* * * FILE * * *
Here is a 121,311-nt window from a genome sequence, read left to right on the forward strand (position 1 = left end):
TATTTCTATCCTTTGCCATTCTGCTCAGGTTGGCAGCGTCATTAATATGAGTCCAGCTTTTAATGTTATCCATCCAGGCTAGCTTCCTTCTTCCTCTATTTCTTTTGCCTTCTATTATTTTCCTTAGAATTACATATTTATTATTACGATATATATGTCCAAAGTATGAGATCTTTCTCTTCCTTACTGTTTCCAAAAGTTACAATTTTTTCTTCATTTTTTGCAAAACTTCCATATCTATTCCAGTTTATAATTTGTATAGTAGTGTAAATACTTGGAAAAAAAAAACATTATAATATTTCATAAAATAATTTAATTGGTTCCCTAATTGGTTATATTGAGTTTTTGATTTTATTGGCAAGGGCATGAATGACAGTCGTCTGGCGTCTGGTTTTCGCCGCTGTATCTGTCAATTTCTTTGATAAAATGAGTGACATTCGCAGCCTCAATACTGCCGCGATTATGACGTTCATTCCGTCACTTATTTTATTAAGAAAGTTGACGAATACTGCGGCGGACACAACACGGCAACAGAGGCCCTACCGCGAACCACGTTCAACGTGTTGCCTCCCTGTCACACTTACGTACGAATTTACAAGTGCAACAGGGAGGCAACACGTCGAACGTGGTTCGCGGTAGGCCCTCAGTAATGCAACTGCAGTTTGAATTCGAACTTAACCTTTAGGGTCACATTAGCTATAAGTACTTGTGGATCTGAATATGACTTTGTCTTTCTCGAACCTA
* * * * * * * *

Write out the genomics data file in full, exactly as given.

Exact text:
Here is a 121,311-nt window from a genome sequence, read left to right on the forward strand (position 1 = left end):
TATTTCTATCCTTTGCCATTCTGCTCAGGTTGGCAGCGTCATTAATATGAGTCCAGCTTTTAATGTTATCCATCCAGGCTAGCTTCCTTCTTCCTCTATTTCTTTTGCCTTCTATTATTTTCCTTAGAATTACATATTTATTATTACGATATATATGTCCAAAGTATGAGATCTTTCTCTTCCTTACTGTTTCCAAAAGTTACAATTTTTTCTTCATTTTTTGCAAAACTTCCATATCTATTCCAGTTTATAATTTGTATAGTAGTGTAAATACTTGGAAAAAAAAAACATTATAATATTTCATAAAATAATTTAATTGGTTCCCTAATTGGTTATATTGAGTTTTTGATTTTATTGGCAAGGGCATGAATGACAGTCGTCTGGCGTCTGGTTTTCGCCGCTGTATCTGTCAATTTCTTTGATAAAATGAGTGACATTCGCAGCCTCAATACTGCCGCGATTATGACGTTCATTCCGTCACTTATTTTATTAAGAAAGTTGACGAATACTGCGGCGGACACAACACGGCAACAGAGGCCCTACCGCGAACCACGTTCAACGTGTTGCCTCCCTGTCACACTTACGTACGAATTTACAAGTGCAACAGGGAGGCAACACGTCGAACGTGGTTCGCGGTAGGCCCTCAGTAATGCAACTGCAGTTTGAATTCGAACTTAACCTTTAGGGTCACATTAGCTATAAGTACTTGTGGATCTGAATATGACTTTGTCTTTCTCGAACCTA